In the basement of a fancy 1904 apartment house on 54th Street between Broadway and Seventh Avenue — on the street where Frank Loesser’s ‘Guys and Dolls’ played their games — is one of their refuges, now called Flute. In Damon Runyon’s short stories about the 1920s Broadway scene, a nightclub operator, “Miss Missouri Martin” was a character based on Texas Guinan, the actual operator of this authentic, unchanged speakeasy. Flute is the real deal and a time capsule, to boot.
It serves me as a rendezvous point with lovely Samantha, whom I take to watch Alvin Ailey’s Dance Company perform at City Center, just a block or so away. She and I sip Champagne Mojitos, arriving at the performance just in the nick of time.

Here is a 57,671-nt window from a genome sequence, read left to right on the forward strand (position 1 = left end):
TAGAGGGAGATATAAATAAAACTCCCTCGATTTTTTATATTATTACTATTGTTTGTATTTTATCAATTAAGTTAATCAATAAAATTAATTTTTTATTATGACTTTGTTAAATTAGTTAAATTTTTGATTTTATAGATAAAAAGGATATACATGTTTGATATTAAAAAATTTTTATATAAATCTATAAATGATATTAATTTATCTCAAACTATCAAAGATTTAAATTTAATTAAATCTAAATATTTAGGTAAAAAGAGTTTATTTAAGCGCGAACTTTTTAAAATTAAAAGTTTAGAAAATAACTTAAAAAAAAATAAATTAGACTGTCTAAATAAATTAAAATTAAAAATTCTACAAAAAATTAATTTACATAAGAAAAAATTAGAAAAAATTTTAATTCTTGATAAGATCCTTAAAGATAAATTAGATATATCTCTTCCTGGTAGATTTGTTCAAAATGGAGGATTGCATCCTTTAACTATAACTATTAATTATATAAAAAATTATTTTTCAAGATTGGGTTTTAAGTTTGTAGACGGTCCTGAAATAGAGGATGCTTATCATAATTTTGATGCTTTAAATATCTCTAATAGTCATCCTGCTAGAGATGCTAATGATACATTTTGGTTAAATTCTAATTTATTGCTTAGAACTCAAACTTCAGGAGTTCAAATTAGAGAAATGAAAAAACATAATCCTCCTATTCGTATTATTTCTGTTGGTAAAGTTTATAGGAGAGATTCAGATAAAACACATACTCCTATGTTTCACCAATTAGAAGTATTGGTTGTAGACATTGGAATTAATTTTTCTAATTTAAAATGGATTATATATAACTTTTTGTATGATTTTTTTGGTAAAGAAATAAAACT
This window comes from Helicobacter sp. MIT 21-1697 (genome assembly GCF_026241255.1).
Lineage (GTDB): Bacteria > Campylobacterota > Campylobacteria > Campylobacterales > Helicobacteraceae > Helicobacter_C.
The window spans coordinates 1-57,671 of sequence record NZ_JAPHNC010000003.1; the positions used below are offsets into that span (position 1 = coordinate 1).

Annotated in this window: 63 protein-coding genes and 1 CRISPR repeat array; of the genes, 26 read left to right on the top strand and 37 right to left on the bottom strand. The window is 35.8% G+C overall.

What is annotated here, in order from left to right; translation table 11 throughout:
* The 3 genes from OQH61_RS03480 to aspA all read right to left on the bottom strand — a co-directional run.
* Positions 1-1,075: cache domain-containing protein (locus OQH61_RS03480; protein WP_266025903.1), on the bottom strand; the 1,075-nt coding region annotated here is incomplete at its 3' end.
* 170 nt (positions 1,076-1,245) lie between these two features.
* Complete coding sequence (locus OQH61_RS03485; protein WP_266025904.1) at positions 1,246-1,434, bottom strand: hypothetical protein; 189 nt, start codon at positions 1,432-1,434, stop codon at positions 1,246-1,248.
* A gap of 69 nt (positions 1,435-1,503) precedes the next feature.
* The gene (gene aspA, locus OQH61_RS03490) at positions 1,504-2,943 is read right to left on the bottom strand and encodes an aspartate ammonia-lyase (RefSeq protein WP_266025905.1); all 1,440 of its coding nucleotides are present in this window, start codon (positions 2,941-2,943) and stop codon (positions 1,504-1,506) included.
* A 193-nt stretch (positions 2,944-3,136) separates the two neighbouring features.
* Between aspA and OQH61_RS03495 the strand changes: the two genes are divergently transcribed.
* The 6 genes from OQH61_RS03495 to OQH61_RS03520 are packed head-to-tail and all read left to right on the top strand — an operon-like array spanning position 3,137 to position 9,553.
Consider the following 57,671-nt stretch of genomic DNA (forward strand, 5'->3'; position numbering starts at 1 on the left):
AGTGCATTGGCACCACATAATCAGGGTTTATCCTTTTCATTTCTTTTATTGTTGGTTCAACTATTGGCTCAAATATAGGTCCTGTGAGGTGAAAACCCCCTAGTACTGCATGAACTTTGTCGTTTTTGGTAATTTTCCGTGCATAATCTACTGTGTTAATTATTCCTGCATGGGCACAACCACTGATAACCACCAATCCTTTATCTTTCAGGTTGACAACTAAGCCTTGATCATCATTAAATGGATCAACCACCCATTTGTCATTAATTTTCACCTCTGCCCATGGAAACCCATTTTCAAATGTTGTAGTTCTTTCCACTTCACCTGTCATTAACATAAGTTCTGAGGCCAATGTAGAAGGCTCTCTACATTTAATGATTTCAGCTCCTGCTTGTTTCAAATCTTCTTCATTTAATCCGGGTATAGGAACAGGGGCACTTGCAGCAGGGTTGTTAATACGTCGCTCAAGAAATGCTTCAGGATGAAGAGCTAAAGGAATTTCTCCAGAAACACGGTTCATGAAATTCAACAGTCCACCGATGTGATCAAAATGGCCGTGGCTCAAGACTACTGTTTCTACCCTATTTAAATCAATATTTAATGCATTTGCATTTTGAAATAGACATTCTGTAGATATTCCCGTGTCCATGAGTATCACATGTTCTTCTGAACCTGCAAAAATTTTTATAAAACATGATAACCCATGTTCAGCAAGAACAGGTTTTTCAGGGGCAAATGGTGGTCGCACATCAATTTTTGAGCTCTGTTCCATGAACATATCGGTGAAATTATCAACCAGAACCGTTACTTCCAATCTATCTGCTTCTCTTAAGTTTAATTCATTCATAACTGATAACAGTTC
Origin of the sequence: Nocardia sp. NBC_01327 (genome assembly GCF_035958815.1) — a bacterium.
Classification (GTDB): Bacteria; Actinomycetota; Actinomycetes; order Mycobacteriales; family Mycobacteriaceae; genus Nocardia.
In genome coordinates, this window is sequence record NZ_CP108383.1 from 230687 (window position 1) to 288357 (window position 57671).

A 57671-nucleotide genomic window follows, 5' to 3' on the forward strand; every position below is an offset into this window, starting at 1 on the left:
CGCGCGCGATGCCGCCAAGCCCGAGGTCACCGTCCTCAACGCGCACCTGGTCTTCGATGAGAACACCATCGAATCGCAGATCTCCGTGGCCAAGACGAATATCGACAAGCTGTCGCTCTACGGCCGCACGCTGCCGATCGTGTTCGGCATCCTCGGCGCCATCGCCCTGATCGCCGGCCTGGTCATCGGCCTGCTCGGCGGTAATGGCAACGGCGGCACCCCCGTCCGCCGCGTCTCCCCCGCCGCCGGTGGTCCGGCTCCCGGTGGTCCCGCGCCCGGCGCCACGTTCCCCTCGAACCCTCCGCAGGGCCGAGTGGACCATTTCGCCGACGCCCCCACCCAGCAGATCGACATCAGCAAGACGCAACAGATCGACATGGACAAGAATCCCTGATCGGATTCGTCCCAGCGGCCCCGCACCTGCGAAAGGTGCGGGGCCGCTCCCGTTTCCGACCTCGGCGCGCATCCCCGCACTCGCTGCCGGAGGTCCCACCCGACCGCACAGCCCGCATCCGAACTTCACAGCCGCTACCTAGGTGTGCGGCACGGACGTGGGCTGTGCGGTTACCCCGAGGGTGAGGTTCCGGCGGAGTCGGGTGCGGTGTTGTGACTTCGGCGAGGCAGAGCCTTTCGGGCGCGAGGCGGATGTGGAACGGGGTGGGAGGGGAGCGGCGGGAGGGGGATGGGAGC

Slink down the sidewalk stairwell of a dozen iron steps, turn left into the low-ceilinged, dimly lit room — romantic, mysterious — let your eyes adjust then ask for an alcove, a lover’s alcove where you can drink Flute’s champagne potions and contemplate the magical positions that being in a lover’s alcove tends to generate. No one will see you.
Flute has Champagne Happy Hours (Tuesday, until 8pm) during which all drinks, including champagne, are half price, and live jazz Wednesdays, 7-10pm.
Oh—on another historical note, Studio 54 was located across Broadway, just one block west, on the other side of the street. Originally an Opera House, it became the home of televisions’s The Johnny Carson Show. Still named Studio 54, it is now an outreach of the Roundabout Theater Company.